SAS 70 audits and PCI DSS assessments are fast becoming two of the most widely recognized and "must have" compliance initiatives for many businesses in today's growing regulatory environment. Sarbanes Oxley, HIPAA, and other federally mandated legislative acts have pushed Statement on Auditing Standards No. 70 (SAS 70) into the forefront of compliance. Similarly, the Payment Card Industry Data Security Standards (PCI DSS) assessments have also become a widespread compliance mantra affecting thousands of businesses across the globe. And as with any compliance mandate, particularly SAS 70 and PCI DSS, an enormous amount of time and effort are required for achieving overall success.
No doubt, compliance can be arduous, but there are a number of steps your organization can take to ensure an efficient, transparent, and cost-effective audit and assessment process with both SAS 70 and PCI DSS. Let's take a look.
#1 Truly understand the scope for each engagement
Know what you're getting into for SAS 70 and PCI DSS compliance, which means read as much information as you can on each of them. The Payment Card Industry Security Standards Council (PCI SSC), which has broad oversight on PCI DSS compliance, has an excellent Web site at pcisecuritystandards.org. Likewise, the SAS 70 Resource Guide at sas70.us.com is the definitive guide for learning about SAS 70 audits. With that said, discuss the following critical points with the auditors for truly understanding the scope of each engagement:
- What physical locations and offices will be included for the actual scope of fieldwork?
- What entities do YOU outsource to that may also be included in the scope of the engagement? Note: Both SAS 70 and PCI DSS compliance place a heavy emphasis on data centers, managed service providers and other critical third-party outsourcing providers. Agree early on as to which of these facilities, if any, will be included in the scope of the engagement because this can have a significant financial consideration on the engagement.
- SAS 70 auditors and PCI DSS assessors all have different methodologies and ways about how they conduct engagements. Get to know them, ask how they conduct fieldwork and collect deliverables, and what constitutes an "exception" or a "problem" on any part of the engagement.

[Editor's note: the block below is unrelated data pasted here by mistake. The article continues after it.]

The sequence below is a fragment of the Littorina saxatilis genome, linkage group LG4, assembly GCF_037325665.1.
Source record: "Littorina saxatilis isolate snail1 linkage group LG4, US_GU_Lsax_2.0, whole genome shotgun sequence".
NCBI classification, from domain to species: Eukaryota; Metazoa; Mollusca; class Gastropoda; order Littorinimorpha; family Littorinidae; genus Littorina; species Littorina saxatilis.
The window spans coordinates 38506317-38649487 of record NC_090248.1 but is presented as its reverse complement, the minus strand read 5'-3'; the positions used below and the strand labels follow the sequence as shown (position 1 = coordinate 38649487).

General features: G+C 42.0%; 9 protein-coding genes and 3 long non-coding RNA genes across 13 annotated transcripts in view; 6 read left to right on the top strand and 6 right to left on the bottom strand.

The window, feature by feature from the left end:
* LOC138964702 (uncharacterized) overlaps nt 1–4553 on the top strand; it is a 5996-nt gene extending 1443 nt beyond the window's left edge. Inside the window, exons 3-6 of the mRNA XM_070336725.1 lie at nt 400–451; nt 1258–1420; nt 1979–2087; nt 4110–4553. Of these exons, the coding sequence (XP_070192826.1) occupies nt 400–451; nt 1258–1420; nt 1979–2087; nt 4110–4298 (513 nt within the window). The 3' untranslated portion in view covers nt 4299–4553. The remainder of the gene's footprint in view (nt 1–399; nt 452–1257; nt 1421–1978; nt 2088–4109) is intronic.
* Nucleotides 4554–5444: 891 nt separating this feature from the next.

#2 Conduct a readiness assessment and gap analysis
You have to crawl before you walk, right? Trying to achieve compliance without any type of pre-audit due diligence is putting the cart before the horse. Many firms now offer SAS 70 and PCI DSS Readiness Assessments for helping organizations identify weaknesses, deficiencies, and gaps within their overall control environment. What's more, a readiness assessment will also help to proactively identify audit scope and which systems and physical locations are included in the engagement, along with giving your organization a real "gut check" to see if you are truly ready for the engagement.
Many firms provide SAS 70 and PCI DSS Readiness Assessment templates for free or charge a small fee, so make sure you inquire about these services.
#3 Write your own policies and procedures
Want a surefire way to pay auditors and consultants tens of thousand of dollars on top of the already incurred audit fees? Have no policies and procedures in place and request that they write them for you. This is one of the hidden secrets for SAS 70 audits and PCI DSS assessments, as companies are woefully weak and deficient in having documented policies and procedures. Take note as there are a number of high quality, standardized templates available on the Internet that allow you to quickly customize documents for SAS 70 and PCI DSS compliance.
From Human Resources to Change Management and Information Security, just to name a few, your organization will absolutely need to have the documents on hand and ready for inspection by the auditors. Hit the Internet and get busy writing them or you will pay dearly.
#4 Obtain a "fixed fee" for the engagement
Many firms today are providing fixed fees for both SAS 70 and PCI DSS compliance as the competitive landscape amongst auditors has resulted in this methodology. Gone should be the days of hourly billing for audit and assessment services, as it simply does not equate to current market conditions. An experienced, well-qualified SAS 70 auditor or PCI QSA will be able to properly scope the engagement and provide your organization with a fixed fee. Sure, there may be some caveats or exceptions that would create additional fees, and that's acceptable as unknowns come into play during engagements, but a fixed fee (at least for SMB's) is a logical choice.